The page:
Carmel Art & Film aims to elevate its movie moxie by focusing more on films.
Thursday, October 11, 2012
The Carmel Art & Film Festival, now in its fourth year, has had since its beginning a rollicking, shifting character about it. It’s been a sprawling event, corralling dozens and dozens of films, reams of art, handfuls of speakers and sundry music shows and parties. So it’s maybe natural that it shifts and morphs, even days before it launches and even during its run.
But year four marks a big shift in a couple of ways. It was co-founded by Artworks Magazine publisher Tom Burns and his wife, longtime KSBW-TV news anchor Erin Clark, and though many staff members from the art magazine’s masthead were integral, the art part of the fest is gone. This year, there is no tie-in exhibit at Marjorie Evans Gallery, no Art in the [Devendorf] Park, no art auction at the festival headquarters.
“This is the fourth year of the festival and we’re realizing what’s working and what’s not working,” explains Burns. “We’re trying to promote the arts… some of the galleries in Carmel weren’t happy about it. We hope we can do something [with art] in the future.”
Even the return of Mr. Brainwash doesn’t portend a return of visual art. He’s confirmed to attend an afterparty with DJ Shyboy (see story, p. 36) and the festival is promoting Mr. Brainwash’s signature poster of Clint Eastwood aiming a Super-8 camera as if it were a gun: “Look no further than the Clint inspired poster and print series,” the promotion suggests. But we saw that image in the form of cardboard cut-outs two years ago when Mr. Brainwash first came, and although Burns says the hard-to-reach L.A.-based Frenchman may bring art with him, the poster is, for now, the only visual art slated to be repped by the festival. And that’s not a problem.
“Film has always been the driving force behind this,” Burns says. “We didn’t want to let go of the art element, but the reality is people come to a film festival for the films.”
Celebrities have had a place at the table. Last year’s preview of Clint Eastwood’s J. Edgar became one of the frothiest feeding frenzies of CAFF, while James Franco’s appearance, to popular acclaim, belied his film’s unique and remarkably banal approach. Burns says that while famous faces like Cheryl Tiegs, Beverly Johnson and Cloris Leachman are attending the Women in Film champagne reception and screening of About Face: Supermodels Then and Now (the talented Leachman is getting an award), this year Clint is not yet penciled in.
“We’re still waiting to hear back from him and [his wife] Dina,” Burns says.
There are the parties, but those are pretty exclusive affairs relegated to package holders; the music shows look reliably good (the aforementioned DJ Shyboy is releasing an album here while Griffin House returns to rock the house); the panel talks look indispensable if you remotely care about film (or dream of making one); and the schmoozing is a mostly an ego-free free-for-all. In the process, CAFF is just becoming more of what it’s always been: a film festival. And this year’s films move the whole affair, incrementally but assuredly, in that direction. A big reason for that lies with Tom Brueggemann.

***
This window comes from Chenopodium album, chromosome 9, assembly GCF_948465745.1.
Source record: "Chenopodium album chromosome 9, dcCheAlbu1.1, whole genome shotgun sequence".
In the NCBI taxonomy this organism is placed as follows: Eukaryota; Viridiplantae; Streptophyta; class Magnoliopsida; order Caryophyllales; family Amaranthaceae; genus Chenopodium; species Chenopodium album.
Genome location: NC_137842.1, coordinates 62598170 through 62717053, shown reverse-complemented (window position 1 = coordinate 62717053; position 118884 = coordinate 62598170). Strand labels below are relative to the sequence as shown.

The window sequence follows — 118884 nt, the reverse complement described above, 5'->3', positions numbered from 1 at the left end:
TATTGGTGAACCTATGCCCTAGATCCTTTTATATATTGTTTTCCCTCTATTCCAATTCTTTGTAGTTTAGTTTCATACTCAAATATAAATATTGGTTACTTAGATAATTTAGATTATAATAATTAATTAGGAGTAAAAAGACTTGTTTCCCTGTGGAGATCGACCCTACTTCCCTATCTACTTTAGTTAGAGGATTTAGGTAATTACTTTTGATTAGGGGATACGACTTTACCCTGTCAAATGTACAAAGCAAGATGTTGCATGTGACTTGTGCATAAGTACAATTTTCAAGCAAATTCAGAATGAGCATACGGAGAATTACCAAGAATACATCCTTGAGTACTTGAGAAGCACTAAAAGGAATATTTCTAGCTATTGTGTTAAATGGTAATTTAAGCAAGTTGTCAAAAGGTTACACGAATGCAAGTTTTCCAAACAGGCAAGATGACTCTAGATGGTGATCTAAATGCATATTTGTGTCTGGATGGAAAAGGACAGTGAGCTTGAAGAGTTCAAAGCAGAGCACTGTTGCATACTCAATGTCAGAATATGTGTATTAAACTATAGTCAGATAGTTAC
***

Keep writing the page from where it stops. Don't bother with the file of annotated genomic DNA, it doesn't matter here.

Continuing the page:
Brueggemann is a longtime film buyer for theaters and film festivals, and a film screener, who CAFF hired as a consultant to get them bigger films this year.
“A lot of the top festivals in the world start off and remain in destination cities,” Brueggemann says. “Carmel was one of the last remaining places in the U.S. that didn’t have a film festival. One thing that the area has is a fair number of industry people, Academy members and members of other guilds, including people who vacation there. [The distributors] want [their films] to be in front of people who may be voting later on.”
California has a slew of film festivals leading up to awards season: Mill Valley, Santa Barbara, L.A. and, now, Carmel.
Precious, a film by Lee Daniels, was given an early screening at CAFF, and was later nominated for six Academy awards (it won two), and Brueggemann believes he’s secured a number of award contenders this year.
They include Amour, directed by Michael Haneke (Cache, White Ribbons), which won the Palme d’Or at Cannes; And If We All Lived Together?, a French film starring Jane Fonda (who speaks French fluently); and The Sessions, a quirky number starring Helen Hunt, William H. Macy and John Hawkes that won the Audience Award and the Special Jury Prize for Ensemble Acting at Sundance.
Also screening: A Royal Affair, a Danish piece that premiered in Berlin; and Central Park Five, a documentary about the 1989 beating and rape of a white woman jogger in Central Park and the subsequent prosecution of five black and Latino teenagers who served years in prison until they were found innocent. That one’s co-directed by Ken Burns, probably the country’s most famous documentarian after Michael Moore, and marks his first foray into contemporary social critique. Chasing Ice by Jeff Orlowski, meanwhile, has been described as a “super-cinematic” film experience in which photographer James Balog captured the movement of glaciers due to climate change in Iceland – a movement that compresses years into seconds.
These look to be a very strong lineup of films – about 100 of them, including shorts, documentaries, student and feature films. And for that, Brueggemann says, “This year is going to really upgrade the awareness and reputation of the festival.”
THE CARMEL ART & FILM FESTIVAL runs Thursday through Sunday, Oct. 11-14, at Sunset Center (where CAFF headquarters will be), Golden Bough Playhouse, Carmel High School Performing Arts Center, Carmel Youth Center and Carmel Beach. Films are $5-$10; passes range from $50/all day before 5pm to $195/Essential Credential; packages run $495-$25,000. 625-3700, www.CarmelArtAndFilm.com